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    Quote Originally Posted by korjik View Post
    It is more than just politicians who blow the dangers way out of proportion tho. After 50 years of demonization by anyone who had an axe to grind, there is so much incorrect information out there that it isnt suprising that some people dont ever get to know what nuclear anything is.
    maybe nuclear winters without the winter, cobalt doomsday bombs and the fact that nuclear scientist are not willing/able to calm peoples fears may have something to do with it. Please tell me how this wont kill us all.

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    Quote Originally Posted by Boratssister View Post
    which circumstances would have made fukishima worse than chernobyl?
    Release of some of the fuel (6 t in the case of Chernobyl, nothing so far in the case of Fukushima)?
    People actually killed by the immediate situation?

    An upgrade to INES level 7 isn't enough, as the scale is defined such that each level has several criteria that defined them, and it only requires hitting one to enter the level. In the case of Fukushima, it was the amount of iodine-131 and cesium-137 released which got it to 7. In the case of Chernobyl it was many criteria that all got hit, including release of about 6 t of fuel.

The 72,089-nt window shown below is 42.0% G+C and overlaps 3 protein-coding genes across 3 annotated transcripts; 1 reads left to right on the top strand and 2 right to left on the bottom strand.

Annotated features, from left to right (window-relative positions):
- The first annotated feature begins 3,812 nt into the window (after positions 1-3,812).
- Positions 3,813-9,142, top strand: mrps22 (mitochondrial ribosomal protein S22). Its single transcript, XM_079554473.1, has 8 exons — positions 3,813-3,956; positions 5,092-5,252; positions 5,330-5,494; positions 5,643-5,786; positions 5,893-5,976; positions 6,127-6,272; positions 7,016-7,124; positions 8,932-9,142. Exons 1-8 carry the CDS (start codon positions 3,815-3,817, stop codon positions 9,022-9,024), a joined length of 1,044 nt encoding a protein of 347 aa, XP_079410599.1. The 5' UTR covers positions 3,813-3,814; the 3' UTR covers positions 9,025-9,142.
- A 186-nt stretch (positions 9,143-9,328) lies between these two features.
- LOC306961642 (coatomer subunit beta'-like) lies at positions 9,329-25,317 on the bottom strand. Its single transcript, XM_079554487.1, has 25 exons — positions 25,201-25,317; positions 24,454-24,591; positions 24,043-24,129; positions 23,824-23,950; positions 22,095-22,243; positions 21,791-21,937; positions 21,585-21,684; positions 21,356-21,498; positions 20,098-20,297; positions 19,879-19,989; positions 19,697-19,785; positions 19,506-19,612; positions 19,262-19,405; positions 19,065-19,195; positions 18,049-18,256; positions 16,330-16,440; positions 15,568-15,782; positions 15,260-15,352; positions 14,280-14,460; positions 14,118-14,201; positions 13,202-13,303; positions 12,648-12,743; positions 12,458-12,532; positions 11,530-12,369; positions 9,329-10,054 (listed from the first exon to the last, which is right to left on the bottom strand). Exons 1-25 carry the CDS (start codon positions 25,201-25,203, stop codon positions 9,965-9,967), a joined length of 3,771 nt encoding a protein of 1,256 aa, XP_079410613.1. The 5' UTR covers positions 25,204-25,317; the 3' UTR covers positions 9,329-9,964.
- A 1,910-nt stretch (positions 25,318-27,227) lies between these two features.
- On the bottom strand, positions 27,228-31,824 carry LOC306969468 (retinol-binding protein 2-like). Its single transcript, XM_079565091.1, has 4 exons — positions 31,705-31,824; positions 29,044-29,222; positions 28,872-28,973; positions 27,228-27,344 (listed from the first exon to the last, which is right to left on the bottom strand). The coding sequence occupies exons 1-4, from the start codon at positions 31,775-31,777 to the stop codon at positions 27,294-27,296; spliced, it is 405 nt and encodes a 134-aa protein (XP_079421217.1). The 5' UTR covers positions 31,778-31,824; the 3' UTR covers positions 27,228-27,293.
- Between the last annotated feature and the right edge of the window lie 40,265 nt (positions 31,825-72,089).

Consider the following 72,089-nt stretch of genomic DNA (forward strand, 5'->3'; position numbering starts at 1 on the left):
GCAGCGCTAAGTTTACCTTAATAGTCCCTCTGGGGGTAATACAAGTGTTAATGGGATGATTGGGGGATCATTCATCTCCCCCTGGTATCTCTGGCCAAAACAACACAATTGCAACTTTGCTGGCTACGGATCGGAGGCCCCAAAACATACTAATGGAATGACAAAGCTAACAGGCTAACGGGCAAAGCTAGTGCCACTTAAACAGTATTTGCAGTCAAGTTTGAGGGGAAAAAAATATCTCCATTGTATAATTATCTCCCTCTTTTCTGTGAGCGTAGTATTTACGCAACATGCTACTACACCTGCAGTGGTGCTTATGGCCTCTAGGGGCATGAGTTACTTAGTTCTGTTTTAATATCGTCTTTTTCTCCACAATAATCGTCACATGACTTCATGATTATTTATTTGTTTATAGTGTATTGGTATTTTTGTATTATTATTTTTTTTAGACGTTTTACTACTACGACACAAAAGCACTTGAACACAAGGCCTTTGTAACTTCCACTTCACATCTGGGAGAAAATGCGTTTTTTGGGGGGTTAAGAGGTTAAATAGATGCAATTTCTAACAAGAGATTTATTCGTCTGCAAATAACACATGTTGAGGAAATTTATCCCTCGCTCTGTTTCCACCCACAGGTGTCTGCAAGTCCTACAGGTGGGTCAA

Which is one of the main critiques of the scale, it's basically useless for comparing different cases.

    Quote Originally Posted by Boratssister View Post
    yes we absorb radiation everyday, now where did i claim otherwise? And as for showing your wrong, time is showing that. For e.g this is not level 7. I said it was and it was. No clever scientist on this forum said that, what does that suggest? Trust the clever scientist?
    Note also that at the time you started calling it a 7, the released amount needed for making it a 7 hadn't been reached yet, which was why it was a 5 at the time, and rightfully so.


    Quote Originally Posted by Boratssister View Post
    well considering coal and oil and gas has resulted in a population explosion you may want to explain''reductionist and proud'' before you go explaining nuclear energy.
    Reductionism is an approach to understanding the nature of complex things by reducing them to the interactions of their parts, or to simpler or more fundamental things.
    It hasn't got anything to do with reducing populations.
    Last edited by HenrikOlsen; 2011-May-30 at 12:47 AM. Reason: clarification